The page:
Research the backstories behind some of your favourite idols and you’ll probably find that their success story was a happy, yet unforeseen result of hitting rock bottom. As humans, it’s in our nature to fall hook line and sinker for a heartfelt rags to riches story. Very rarely in any industry or business do you come across a brand or person who is both aspirational and relatable, other than in the “under dog” stories. We know what it’s like to feel their lows, we aspire to be more like them as we follow their rise to success. If they can, why can’t we?! I believe that failure is often inevitable. I also believe that some of the best work ever created stems from dark, troublesome times.
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“Rock bottom became the solid foundation upon which I rebuilt my life.”
J. K. Rowling’s path to success is a story well told. Generally speaking few would expect a respectable university graduate from a decent, middle class family to fail to the extents that she did. Something that the author herself states in her Harvard speech “The Fringe Benefits of Failure”. An unlikelier tale is how a penniless single mother with no prospects could become one of the greatest authors of our time! Had Joanne Rowling’s life not been pierced by failure’s painful sting, would she have felt the passion and hunger to imagine Harry Potter, let alone write it?
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Failure evokes many questions, in particular “what ifs”. What if these people had never suffered these unfortunate experiences and the world was deprived of their heroic masterpieces? A fate quite possibly more tragic! When put like that, it almost makes you want to hunt out failure in the hope that it brings with it a positive, life changing epiphany! There are people who genuinely fail at something and there are those who consciously choose to fail. The exact division that separates the two isn’t always clear.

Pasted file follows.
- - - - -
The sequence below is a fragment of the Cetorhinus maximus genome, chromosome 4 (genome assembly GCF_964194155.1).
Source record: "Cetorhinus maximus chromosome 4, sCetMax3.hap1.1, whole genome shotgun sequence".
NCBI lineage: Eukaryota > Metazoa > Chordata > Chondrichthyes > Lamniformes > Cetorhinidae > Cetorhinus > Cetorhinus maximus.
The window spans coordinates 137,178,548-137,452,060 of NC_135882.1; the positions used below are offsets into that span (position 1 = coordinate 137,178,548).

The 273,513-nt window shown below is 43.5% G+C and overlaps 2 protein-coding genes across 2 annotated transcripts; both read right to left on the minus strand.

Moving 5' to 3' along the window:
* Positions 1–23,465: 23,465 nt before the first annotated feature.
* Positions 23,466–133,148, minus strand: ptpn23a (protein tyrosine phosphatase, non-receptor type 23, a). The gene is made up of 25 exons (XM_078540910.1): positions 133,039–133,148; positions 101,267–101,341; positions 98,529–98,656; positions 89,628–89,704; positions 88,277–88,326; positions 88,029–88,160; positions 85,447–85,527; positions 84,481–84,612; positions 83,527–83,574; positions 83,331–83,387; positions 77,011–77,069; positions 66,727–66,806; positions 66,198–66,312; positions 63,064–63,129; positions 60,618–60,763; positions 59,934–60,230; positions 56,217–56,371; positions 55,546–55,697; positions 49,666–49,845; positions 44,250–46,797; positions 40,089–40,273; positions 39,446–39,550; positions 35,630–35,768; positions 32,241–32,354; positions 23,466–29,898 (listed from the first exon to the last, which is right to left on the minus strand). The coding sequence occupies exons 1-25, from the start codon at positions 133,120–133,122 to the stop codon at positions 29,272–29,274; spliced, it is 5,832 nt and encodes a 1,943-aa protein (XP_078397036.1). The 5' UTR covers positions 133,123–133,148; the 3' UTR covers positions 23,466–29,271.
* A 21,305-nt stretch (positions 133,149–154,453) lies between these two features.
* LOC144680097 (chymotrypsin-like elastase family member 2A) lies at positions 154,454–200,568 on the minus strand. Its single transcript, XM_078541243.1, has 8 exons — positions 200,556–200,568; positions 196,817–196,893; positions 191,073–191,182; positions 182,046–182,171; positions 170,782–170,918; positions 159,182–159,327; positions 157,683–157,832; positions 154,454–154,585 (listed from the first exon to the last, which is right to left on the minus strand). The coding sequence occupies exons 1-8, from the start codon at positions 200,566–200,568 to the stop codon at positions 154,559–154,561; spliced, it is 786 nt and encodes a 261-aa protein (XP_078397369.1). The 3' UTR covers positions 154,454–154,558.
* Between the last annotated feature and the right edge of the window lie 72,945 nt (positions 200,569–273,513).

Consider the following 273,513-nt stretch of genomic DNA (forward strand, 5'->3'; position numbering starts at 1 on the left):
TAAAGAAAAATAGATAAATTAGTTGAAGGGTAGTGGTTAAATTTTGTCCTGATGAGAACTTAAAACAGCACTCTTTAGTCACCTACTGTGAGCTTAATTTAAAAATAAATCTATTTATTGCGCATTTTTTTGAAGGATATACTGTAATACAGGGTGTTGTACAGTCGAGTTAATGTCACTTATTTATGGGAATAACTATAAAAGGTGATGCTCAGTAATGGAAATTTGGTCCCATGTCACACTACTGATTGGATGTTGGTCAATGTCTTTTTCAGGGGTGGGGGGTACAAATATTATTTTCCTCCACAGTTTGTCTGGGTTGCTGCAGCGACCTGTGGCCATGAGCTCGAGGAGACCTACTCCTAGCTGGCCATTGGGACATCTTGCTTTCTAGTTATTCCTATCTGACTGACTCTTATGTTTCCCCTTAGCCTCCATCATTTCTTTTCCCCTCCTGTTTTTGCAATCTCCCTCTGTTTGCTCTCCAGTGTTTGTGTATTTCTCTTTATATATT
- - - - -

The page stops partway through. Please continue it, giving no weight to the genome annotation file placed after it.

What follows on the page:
In between all of the conscious positive and negative choices we make, life happens. Can we really call an incident “failure” if it’s just a fact of life? Is our belief that we’re doing the right thing, even if it results in the F-word, better than not doing anything at all? The one who falls victim to failure, accepts but doesn’t glorify their experience. They who set out to fail see losing as something more victorious than succeeding, usually because they’re afraid of success.
Nike’s iconic motto: “Just Do It” really is the pivotal point from which you can change your situation and take back control. The depths of sorrow thrive off of self-doubt and despair. Choosing whether or not to act depends on whether or not you want to feed the negativity! On that note, I highly recommend reading “Very Good Lives: The Fringe Benefits of Failure and the Importance of Imagination” – a light but inspiring read by one of my all time favourite writers!